Last June, Joyce Murray introduced the CSEC Accountability and Transparency Act, a sweeping private members' initiative that would impose new reporting and disclosure requirements on the espionage agency.
She told the House it would "establish clear rules for judge authorizations and for the reporting, oversight, and review of CSEC operations," and "strengthen protection of Canadians' personal communications, including their metadata."
Metadata is the information about a specific communication, such as dates, phone numbers or email addresses, but it doesn’t reveal the substance of the communication itself.
Murray's bill would also create a special parliamentary committee to "provide intelligence and security oversight."
"This bill would help improve transparency, an important Liberal value, and would restore public trust in this important establishment that is so vital to protecting the security of Canadians," she said at the time.
Last week, Murray was one of 15 MPs promoted to the priority list for private members' business, which means she'll get the chance to bring her bill forward for second reading later this fall.
But on Wednesday afternoon, Deputy Speaker Bruce Stanton served notice the bill could eventually be ruled out of bounds due to concerns it could cost money to put it into effect.
Under House rules, a private members' bill can only impose an expenditure on the federal treasury if it has a Royal Recommendation, or ministerial endorsement.
The onus is now on Murray to make the case to House of Commons Speaker Andrew Scheer.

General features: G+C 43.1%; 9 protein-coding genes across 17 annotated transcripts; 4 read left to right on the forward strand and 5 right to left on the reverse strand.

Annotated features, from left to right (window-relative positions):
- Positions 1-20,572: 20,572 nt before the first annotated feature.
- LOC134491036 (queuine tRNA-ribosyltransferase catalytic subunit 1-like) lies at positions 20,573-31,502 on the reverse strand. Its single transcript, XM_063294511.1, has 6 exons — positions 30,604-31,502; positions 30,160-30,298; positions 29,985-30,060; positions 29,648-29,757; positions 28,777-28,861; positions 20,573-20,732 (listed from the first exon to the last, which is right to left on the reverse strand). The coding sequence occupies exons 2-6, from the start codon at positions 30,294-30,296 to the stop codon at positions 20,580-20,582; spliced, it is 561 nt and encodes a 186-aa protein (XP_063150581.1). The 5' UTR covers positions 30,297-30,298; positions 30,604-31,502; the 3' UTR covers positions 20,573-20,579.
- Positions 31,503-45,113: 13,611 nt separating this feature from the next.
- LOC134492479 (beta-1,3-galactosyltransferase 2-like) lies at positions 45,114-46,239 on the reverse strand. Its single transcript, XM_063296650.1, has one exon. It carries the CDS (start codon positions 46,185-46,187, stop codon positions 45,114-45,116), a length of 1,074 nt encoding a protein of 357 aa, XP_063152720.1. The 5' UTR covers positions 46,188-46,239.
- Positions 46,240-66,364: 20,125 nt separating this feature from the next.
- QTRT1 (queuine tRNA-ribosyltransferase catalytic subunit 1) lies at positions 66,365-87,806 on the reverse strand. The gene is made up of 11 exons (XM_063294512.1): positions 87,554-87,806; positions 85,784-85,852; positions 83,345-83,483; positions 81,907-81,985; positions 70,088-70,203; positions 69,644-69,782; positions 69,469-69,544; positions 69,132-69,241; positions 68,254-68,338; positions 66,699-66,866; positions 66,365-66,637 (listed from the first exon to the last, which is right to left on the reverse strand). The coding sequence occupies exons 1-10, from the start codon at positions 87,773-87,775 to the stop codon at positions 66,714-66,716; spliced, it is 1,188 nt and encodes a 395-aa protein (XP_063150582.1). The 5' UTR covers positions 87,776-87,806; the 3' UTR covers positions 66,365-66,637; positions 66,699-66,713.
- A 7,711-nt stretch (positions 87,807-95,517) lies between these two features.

If he rules that it does, indeed, exceed the parameters for private members' business, she could still put it up for second-reading consideration, but even if it made it to committee and back without garnering the necessary support, the Speaker would be obliged to rule it out of order before the final third reading vote.
Alternately, the Speaker would likely give Murray the option to swap it out for an amended version that would allay his concerns over cost, or a different bill entirely.
Murray's bill was triggered by media reports alleging that CSEC was conducting sweeping surveillance operations that had netted the private data of Canadian citizens.
In August, Communications Security Establishment Canada commissioner Jean-Pierre Plouffe revealed that the agency had kept 66 "unintentionally obtained" communications.
He also uncovered instances in which "procedures relating to the identification of private communications were not followed correctly by CSEC employees," including several cases where those communications were erroneously marked for retention — but, he says, were ultimately deleted.
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